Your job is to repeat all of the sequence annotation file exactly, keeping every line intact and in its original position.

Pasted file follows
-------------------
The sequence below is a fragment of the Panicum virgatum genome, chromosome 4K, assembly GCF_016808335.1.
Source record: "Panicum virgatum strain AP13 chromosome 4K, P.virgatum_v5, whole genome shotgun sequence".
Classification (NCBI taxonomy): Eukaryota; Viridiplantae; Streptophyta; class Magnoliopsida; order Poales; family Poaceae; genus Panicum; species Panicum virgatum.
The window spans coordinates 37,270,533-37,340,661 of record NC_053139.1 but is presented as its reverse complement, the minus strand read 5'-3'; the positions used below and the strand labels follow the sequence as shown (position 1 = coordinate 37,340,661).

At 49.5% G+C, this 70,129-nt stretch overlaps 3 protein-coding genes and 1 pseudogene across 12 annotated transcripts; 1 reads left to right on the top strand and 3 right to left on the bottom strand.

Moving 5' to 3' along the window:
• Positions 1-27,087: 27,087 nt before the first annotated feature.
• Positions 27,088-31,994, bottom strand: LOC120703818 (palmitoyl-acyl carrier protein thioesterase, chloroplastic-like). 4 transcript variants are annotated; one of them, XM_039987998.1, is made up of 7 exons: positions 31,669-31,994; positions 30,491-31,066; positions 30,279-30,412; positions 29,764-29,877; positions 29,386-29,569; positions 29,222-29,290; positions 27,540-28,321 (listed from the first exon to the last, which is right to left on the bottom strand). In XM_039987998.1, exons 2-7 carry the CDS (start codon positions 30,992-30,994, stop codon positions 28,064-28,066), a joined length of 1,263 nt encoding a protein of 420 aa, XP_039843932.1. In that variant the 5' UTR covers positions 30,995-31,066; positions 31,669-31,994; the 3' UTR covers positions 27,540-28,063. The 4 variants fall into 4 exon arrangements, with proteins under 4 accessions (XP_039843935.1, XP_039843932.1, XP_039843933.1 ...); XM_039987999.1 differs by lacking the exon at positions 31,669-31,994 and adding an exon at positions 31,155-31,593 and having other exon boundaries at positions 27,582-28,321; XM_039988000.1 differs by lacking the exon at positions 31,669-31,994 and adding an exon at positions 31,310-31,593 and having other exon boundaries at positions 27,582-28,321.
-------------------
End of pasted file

The sequence below is a fragment of the Panicum virgatum genome, chromosome 4K, assembly GCF_016808335.1.
Source record: "Panicum virgatum strain AP13 chromosome 4K, P.virgatum_v5, whole genome shotgun sequence".
Classification (NCBI taxonomy): Eukaryota; Viridiplantae; Streptophyta; class Magnoliopsida; order Poales; family Poaceae; genus Panicum; species Panicum virgatum.
The window spans coordinates 37,270,533-37,340,661 of record NC_053139.1 but is presented as its reverse complement, the minus strand read 5'-3'; the positions used below and the strand labels follow the sequence as shown (position 1 = coordinate 37,340,661).

At 49.5% G+C, this 70,129-nt stretch overlaps 3 protein-coding genes and 1 pseudogene across 12 annotated transcripts; 1 reads left to right on the top strand and 3 right to left on the bottom strand.

Moving 5' to 3' along the window:
• Positions 1-27,087: 27,087 nt before the first annotated feature.
• Positions 27,088-31,994, bottom strand: LOC120703818 (palmitoyl-acyl carrier protein thioesterase, chloroplastic-like). 4 transcript variants are annotated; one of them, XM_039987998.1, is made up of 7 exons: positions 31,669-31,994; positions 30,491-31,066; positions 30,279-30,412; positions 29,764-29,877; positions 29,386-29,569; positions 29,222-29,290; positions 27,540-28,321 (listed from the first exon to the last, which is right to left on the bottom strand). In XM_039987998.1, exons 2-7 carry the CDS (start codon positions 30,992-30,994, stop codon positions 28,064-28,066), a joined length of 1,263 nt encoding a protein of 420 aa, XP_039843932.1. In that variant the 5' UTR covers positions 30,995-31,066; positions 31,669-31,994; the 3' UTR covers positions 27,540-28,063. The 4 variants fall into 4 exon arrangements, with proteins under 4 accessions (XP_039843935.1, XP_039843932.1, XP_039843933.1 ...); XM_039987999.1 differs by lacking the exon at positions 31,669-31,994 and adding an exon at positions 31,155-31,593 and having other exon boundaries at positions 27,582-28,321; XM_039988000.1 differs by lacking the exon at positions 31,669-31,994 and adding an exon at positions 31,310-31,593 and having other exon boundaries at positions 27,582-28,321.